Time management strategies

Michelle Du Toit is a third year student at the University of Wollongong, undertaking a double bachelor’s degree in Creative Arts and Communication & Media Studies. During her time at UOW she focuses her efforts on volunteering at AIME, mentoring for disadvantaged Aboriginal and Pacific Islander children. When not volunteering she is found knee deep in paint or blogging about all things media. Read more here
The ABC’s of time management
Since starting my university journey, I can easily say that the most challenging aspect was learning how to balance the increased work load and level of responsibility that comes with this new life. Managing my time well and keeping track of all these new tasks was challenging; while my current system had served me well up to this point, I soon found that my plan of attack had to be drastically altered in order to survive.
It took many attempts to find a system that really worked for me and ensured I was using my time efficiently; and once one was established, sticking to it and adapting to the new demands required nothing short of a Rocky training montage. So to help you out I am sharing my top 5 tips, that you can implement today to ensuring your maximising your 1,440 minutes a day.
In our busy lives we have so many things fighting for our attention and time, so it is important to prioritize each task, use this formula A + B + C ; here A is time, B is effort and C is significance. You need to evaluate how much time and effort it will take you to complete said task, compared to the significance and make allowances accordingly.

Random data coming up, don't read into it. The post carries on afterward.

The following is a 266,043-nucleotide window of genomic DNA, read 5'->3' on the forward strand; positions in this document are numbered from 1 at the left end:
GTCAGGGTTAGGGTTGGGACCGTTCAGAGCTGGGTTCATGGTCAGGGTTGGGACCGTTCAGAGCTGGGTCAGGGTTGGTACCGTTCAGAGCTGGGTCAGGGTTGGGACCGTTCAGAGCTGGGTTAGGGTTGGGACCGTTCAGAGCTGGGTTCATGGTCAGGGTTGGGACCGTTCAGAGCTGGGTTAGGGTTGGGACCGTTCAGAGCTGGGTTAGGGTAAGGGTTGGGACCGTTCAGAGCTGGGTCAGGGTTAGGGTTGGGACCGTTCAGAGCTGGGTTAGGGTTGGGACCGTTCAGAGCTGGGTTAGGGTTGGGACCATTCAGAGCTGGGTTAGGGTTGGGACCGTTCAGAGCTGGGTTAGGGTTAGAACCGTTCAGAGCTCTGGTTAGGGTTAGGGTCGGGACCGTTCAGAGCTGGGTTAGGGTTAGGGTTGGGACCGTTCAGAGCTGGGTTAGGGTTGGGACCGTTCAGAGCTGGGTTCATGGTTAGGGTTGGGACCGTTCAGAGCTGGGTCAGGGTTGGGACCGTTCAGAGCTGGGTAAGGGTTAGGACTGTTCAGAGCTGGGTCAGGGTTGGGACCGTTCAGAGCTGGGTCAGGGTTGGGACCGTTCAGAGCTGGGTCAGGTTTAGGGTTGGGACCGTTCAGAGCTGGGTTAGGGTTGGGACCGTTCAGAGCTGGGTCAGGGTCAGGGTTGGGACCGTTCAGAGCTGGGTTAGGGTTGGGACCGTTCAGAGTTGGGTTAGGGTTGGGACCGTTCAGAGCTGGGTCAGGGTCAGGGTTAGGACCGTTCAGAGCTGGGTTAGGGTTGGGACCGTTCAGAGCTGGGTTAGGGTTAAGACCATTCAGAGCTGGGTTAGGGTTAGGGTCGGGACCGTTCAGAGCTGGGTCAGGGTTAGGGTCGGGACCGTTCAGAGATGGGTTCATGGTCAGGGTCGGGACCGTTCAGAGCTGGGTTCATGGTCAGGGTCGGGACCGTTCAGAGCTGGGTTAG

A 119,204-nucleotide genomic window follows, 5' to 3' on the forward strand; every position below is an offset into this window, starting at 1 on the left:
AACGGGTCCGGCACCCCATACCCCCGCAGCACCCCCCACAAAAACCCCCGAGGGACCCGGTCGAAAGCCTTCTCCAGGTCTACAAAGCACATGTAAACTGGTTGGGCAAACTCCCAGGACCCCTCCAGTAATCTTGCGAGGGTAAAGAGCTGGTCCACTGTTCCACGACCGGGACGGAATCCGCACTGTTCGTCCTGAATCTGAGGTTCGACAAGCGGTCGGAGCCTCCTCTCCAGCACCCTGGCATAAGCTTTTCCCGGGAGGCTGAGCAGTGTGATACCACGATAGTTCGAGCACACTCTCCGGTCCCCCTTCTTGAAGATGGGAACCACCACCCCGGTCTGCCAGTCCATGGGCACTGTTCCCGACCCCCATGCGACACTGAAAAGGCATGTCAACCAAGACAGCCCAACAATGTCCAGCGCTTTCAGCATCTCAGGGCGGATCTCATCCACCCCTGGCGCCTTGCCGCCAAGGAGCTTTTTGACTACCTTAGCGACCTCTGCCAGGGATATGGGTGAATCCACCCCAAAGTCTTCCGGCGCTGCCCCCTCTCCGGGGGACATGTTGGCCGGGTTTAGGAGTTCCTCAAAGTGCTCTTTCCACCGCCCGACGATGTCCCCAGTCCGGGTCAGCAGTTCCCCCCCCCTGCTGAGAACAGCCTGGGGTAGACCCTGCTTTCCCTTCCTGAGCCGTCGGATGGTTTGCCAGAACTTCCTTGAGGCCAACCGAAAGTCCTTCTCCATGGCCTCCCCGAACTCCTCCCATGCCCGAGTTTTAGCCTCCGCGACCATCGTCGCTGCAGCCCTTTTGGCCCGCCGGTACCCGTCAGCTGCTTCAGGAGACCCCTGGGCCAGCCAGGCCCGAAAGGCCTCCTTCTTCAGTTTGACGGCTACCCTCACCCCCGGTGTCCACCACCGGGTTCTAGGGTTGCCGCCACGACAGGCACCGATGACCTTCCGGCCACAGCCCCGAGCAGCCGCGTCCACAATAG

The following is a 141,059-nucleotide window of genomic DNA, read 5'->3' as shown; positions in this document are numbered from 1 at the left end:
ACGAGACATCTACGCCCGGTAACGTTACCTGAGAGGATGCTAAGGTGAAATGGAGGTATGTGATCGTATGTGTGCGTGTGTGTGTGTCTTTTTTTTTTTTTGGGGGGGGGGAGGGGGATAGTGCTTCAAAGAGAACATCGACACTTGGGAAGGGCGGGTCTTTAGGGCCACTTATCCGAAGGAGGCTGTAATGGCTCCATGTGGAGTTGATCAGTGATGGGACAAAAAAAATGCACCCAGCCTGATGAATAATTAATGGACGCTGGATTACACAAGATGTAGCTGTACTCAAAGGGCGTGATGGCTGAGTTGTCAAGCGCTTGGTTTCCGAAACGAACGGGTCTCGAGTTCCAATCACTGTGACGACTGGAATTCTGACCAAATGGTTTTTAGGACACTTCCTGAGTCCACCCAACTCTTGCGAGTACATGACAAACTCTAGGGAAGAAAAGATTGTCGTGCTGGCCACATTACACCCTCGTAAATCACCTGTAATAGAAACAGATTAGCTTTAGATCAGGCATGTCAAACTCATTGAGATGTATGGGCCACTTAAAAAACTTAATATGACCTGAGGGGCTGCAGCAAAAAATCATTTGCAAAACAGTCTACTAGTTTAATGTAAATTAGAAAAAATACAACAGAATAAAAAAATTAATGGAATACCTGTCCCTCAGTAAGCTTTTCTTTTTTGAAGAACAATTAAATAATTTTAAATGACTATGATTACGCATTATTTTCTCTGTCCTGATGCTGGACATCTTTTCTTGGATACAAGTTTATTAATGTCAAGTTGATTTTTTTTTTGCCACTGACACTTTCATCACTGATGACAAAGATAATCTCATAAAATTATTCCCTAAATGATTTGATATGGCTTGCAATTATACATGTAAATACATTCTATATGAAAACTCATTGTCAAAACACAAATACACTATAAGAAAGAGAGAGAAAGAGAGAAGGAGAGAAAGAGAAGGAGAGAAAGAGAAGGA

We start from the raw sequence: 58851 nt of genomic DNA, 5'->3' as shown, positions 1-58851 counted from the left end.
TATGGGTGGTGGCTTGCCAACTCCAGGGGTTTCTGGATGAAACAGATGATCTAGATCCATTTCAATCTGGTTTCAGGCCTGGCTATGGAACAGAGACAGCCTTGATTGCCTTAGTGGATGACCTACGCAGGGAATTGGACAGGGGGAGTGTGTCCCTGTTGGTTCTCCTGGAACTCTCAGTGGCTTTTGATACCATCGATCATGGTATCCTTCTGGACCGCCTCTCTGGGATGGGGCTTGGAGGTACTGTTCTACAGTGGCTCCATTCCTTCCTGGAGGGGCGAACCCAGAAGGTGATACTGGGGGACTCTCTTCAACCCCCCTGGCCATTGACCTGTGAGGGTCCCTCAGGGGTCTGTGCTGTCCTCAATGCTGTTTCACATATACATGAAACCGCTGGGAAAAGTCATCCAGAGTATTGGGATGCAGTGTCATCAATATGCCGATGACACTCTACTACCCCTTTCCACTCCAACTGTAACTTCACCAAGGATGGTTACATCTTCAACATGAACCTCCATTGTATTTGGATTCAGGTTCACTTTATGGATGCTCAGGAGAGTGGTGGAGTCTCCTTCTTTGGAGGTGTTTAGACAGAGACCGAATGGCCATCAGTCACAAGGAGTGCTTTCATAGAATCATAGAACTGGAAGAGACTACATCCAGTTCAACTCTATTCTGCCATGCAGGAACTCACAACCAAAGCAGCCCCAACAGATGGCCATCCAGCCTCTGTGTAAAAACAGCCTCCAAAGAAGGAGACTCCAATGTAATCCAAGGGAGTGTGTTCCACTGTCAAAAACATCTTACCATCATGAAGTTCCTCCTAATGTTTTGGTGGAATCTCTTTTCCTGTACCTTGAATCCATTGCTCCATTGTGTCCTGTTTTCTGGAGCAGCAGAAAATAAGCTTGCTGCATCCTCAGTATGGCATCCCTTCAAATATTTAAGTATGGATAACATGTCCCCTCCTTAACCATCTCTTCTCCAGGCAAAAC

2. To multitasking or not to multitask
While multitasking is a necessity to many aspects of our daily lives, neuroscientists however have found that it is detrimental when completing complex tasks such as studying and information retention, as these tasks demand immense focus. Studies conducted by Hembrook in 2003 found our ability to effectively multitask when learning is at best limited and worst virtually impossible. So cut out all distractions and spend quality time studying, truth is that your time previously spend ‘studying’ will decrease dramatically as you won’t get side tracked by the next viral cat video.
3. Learn when to say NO
During your time at university you’re going to be presented with many opportunities wether their academic (internship), financial or social (parties, clubs). Learning to say NO to opportunities because other tasks already require your time is hard, but it’s a decision you will be faced with often. I have found using the ABC method here; can put the task into perspective and assists in making the decision.
4. Be creative
When it comes to time management everyone is different and everyone has a different system, feel free to experiment and test them all until you find the one that suits you. I like to do a lot of my readings while commuting via public transport to my university, and spending those saved hours to do more enjoyable activities. Other students I know like to save lecture recordings and listen to them instead of the radio; so don’t be afraid to think outside of the box.
5. 80/20 rule
At the end of the day it’s all about balance so fill 80 percent of your time doing the things you have to do like that dreadful concept of studying and working and spend the remaining 20 percent doing fun recreational activities like socializing with your friends or catching up on the latest episode of your favourite show. It’s all about work life balance and at the moment you will be working more than you’re accustomed to.
Sometimes you will be saying NO to social events as your studies require your attention, but then again no one said it was going to be easy, but if you plan your time right, more often than not you can have your cake and eat it too.

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